The Eye-C Taglists app for Google Android can stream to Apple's AirPlay devices.
Apple's Airplay, a proprietary method for zapping music all through your house without running wires everywhere, is expanding beyond the realm of iOS devices. Could it be on its way to becoming an industry standard - one that would allow Apple to charge the same sort of licensing fees for wireless music connections that it does today for speaker docks and other devices that connect to its proprietary iPhone/iPod/iPad slots?
We first spotted this trend in MOG's Mac app, which can send tunes to AirPlay-capable speakers and stereo systems as well as Apple's own AirPort Express and Apple TV, without requiring a workaround like Rogue Amoeba AirFoil.
Now, Eyecon Resources has taken things to the next level with an Android media player app that can send music to Apple's AirPlay devices, as well as anything that supports DLNA (Digital Living Network Alliance).
Eye-C for Android and iPhone, released on Tuesday, let users create shareable "Taglists" out of music, photos, and videos on SoundCloud, YouTube, Picasa, Facebook, or their own music libraries. But for now, what interests us is the Android version's magical ability to send music to AirPlay devices. After all, Android and iOS are bitter enemies.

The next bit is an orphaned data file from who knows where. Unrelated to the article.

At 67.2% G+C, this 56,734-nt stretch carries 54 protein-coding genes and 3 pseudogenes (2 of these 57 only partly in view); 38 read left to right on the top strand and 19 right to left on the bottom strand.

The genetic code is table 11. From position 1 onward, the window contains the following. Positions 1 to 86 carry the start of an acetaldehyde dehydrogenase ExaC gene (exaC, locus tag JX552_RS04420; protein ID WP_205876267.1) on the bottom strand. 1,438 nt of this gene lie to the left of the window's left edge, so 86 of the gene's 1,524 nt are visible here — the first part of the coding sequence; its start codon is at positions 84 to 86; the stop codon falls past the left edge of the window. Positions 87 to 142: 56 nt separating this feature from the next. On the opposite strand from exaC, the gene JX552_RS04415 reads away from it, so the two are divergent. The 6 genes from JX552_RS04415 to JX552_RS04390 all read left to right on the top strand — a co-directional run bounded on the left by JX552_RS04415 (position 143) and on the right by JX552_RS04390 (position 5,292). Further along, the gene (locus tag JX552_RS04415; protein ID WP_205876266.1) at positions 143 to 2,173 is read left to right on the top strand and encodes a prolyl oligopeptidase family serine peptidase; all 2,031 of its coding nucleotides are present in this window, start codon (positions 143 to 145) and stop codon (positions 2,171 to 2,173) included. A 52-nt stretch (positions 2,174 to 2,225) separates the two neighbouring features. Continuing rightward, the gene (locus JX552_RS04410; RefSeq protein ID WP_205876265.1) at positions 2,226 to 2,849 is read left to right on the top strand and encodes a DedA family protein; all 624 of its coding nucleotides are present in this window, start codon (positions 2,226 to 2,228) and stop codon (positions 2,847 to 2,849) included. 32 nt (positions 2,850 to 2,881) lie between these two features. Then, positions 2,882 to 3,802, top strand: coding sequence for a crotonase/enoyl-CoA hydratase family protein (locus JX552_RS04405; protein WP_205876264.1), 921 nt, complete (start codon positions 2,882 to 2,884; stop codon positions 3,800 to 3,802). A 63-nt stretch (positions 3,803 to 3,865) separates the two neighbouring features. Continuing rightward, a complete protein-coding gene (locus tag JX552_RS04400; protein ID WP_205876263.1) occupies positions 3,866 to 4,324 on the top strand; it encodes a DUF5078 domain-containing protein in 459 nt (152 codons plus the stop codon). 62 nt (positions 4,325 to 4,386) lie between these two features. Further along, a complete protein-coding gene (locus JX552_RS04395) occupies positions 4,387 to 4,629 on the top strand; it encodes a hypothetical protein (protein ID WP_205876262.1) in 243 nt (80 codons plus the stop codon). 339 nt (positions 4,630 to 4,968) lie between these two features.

Evolver.fm asked Eye-C vice president of marketing Alec Marshall, who holds the patent for the app and used to work on Apple's iTunes team, how the Eye-C team managed to send music from Google-powered phones to Apple-powered devices.
"Our team has about two years experience developing for connected home systems, including local media server systems and DLNA and Airplay networks," explained Marshall. "I'd imagine building the Android feature would be extremely difficult for an organization that didn't come from a background similar to ours."
Difficult, but not impossible.
"What Android users can expect is a very clean way to play music and video from their phone to both DLNA and Airplay devices," he added. "Apple is putting a lot of work into expanding AirPlay support, and I'd expect to see growth in this space – we're already noticing a significant increase in home theater receivers, iPod docks, and other devices that aren't manufactured by Apple but that do connect to AirPlay networks. This new feature allows Android users an opportunity to get in on this easy-to-use connected home system, playing music and video to systems that sound great."
We agree that the future is rosy for AirPlay. If you thought the iPod speaker dock market was huge over the past ten years, just wait until the idea of zapping music wirelessly from smartphones and tablets to televisions, speakers, and sound systems all over the house becomes similarly mainstream.
The big question: With Apple poised to dominate yet another area of digital music, why is Google sleeping on Fling?